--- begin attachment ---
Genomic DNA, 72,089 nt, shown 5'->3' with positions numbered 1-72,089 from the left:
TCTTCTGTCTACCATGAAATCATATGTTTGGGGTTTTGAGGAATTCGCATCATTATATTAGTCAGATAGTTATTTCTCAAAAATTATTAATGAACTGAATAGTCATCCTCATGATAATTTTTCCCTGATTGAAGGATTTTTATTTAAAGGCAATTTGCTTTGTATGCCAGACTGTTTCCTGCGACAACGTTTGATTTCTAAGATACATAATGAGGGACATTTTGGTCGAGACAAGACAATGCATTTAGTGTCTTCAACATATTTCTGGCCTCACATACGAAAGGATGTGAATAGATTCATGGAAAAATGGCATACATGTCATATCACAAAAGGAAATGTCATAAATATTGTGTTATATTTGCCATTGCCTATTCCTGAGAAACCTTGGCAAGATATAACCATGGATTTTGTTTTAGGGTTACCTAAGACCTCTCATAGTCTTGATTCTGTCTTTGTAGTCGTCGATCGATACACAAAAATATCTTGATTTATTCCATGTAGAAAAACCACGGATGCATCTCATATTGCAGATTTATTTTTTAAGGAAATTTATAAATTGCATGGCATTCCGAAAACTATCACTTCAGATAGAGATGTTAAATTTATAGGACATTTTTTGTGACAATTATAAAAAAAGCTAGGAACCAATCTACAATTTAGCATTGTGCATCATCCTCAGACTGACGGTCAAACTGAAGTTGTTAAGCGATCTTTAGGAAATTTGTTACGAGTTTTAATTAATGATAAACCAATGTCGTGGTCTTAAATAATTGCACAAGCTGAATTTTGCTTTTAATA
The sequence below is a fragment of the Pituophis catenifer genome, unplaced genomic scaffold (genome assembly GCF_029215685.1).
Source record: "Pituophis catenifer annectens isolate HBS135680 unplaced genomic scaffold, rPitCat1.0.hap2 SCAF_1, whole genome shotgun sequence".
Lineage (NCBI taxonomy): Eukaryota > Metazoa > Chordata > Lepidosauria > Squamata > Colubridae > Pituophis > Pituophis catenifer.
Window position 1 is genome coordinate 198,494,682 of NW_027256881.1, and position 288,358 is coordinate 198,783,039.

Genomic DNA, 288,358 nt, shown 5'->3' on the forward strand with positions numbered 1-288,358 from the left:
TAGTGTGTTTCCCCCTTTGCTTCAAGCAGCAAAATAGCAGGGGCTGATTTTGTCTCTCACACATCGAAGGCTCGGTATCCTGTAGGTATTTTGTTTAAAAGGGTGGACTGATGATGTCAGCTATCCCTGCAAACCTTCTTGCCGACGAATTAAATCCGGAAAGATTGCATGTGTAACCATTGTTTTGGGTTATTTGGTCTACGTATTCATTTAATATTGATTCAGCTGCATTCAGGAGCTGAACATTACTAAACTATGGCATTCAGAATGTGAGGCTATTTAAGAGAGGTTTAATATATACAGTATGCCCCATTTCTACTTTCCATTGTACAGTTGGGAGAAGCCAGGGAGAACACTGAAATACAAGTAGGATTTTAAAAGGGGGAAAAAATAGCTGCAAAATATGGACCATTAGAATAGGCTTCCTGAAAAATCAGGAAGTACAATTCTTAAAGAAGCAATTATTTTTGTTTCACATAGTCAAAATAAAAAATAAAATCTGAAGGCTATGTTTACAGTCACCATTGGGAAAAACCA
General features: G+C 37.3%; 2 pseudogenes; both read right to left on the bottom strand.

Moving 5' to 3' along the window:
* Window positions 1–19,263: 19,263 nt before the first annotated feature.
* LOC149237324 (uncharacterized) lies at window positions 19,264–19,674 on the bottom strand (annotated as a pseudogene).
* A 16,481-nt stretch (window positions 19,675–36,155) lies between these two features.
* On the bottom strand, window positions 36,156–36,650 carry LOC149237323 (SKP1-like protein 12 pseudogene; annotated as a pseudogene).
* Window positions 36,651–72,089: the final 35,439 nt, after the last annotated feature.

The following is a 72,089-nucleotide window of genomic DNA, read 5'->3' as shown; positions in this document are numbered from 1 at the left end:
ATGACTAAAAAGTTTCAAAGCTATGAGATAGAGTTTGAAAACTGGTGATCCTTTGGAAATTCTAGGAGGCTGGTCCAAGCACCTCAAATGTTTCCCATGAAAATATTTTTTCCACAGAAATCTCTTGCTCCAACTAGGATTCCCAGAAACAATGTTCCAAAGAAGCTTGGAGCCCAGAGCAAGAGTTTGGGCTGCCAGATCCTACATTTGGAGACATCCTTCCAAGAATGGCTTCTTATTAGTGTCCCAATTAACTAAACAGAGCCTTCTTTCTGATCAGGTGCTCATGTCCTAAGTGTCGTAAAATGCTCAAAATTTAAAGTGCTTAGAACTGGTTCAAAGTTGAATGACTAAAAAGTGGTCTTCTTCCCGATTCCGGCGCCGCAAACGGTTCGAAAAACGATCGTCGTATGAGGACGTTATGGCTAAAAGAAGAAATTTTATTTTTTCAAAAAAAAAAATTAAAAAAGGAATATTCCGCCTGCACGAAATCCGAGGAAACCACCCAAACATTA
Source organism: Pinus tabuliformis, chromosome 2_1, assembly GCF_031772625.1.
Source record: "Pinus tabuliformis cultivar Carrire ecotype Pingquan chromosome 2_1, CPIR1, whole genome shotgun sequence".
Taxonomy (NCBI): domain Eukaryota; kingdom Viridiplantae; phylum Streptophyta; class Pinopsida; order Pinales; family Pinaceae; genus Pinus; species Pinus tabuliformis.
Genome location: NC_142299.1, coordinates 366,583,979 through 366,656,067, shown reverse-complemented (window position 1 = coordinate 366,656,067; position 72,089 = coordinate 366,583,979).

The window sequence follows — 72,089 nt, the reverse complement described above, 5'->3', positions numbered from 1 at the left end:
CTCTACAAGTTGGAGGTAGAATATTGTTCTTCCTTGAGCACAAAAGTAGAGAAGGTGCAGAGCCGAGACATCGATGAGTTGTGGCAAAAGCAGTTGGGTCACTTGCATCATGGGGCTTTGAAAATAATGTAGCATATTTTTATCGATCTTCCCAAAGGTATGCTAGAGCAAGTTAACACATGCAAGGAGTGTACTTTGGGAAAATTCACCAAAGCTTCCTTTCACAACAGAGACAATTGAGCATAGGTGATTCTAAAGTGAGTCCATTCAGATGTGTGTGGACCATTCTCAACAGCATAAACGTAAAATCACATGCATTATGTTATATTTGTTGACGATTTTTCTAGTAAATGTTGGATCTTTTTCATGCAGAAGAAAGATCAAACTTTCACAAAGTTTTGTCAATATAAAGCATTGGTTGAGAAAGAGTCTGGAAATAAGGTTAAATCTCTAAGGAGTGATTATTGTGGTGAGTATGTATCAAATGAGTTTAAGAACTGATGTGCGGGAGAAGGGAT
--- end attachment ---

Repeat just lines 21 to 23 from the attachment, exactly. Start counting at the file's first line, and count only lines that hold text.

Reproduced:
Genome location: NC_142299.1, coordinates 366,583,979 through 366,656,067, shown reverse-complemented (window position 1 = coordinate 366,656,067; position 72,089 = coordinate 366,583,979).

The window sequence follows — 72,089 nt, the reverse complement described above, 5'->3', positions numbered from 1 at the left end:
CTCTACAAGTTGGAGGTAGAATATTGTTCTTCCTTGAGCACAAAAGTAGAGAAGGTGCAGAGCCGAGACATCGATGAGTTGTGGCAAAAGCAGTTGGGTCACTTGCATCATGGGGCTTTGAAAATAATGTAGCATATTTTTATCGATCTTCCCAAAGGTATGCTAGAGCAAGTTAACACATGCAAGGAGTGTACTTTGGGAAAATTCACCAAAGCTTCCTTTCACAACAGAGACAATTGAGCATAGGTGATTCTAAAGTGAGTCCATTCAGATGTGTGTGGACCATTCTCAACAGCATAAACGTAAAATCACATGCATTATGTTATATTTGTTGACGATTTTTCTAGTAAATGTTGGATCTTTTTCATGCAGAAGAAAGATCAAACTTTCACAAAGTTTTGTCAATATAAAGCATTGGTTGAGAAAGAGTCTGGAAATAAGGTTAAATCTCTAAGGAGTGATTATTGTGGTGAGTATGTATCAAATGAGTTTAAGAACTGATGTGCGGGAGAAGGGAT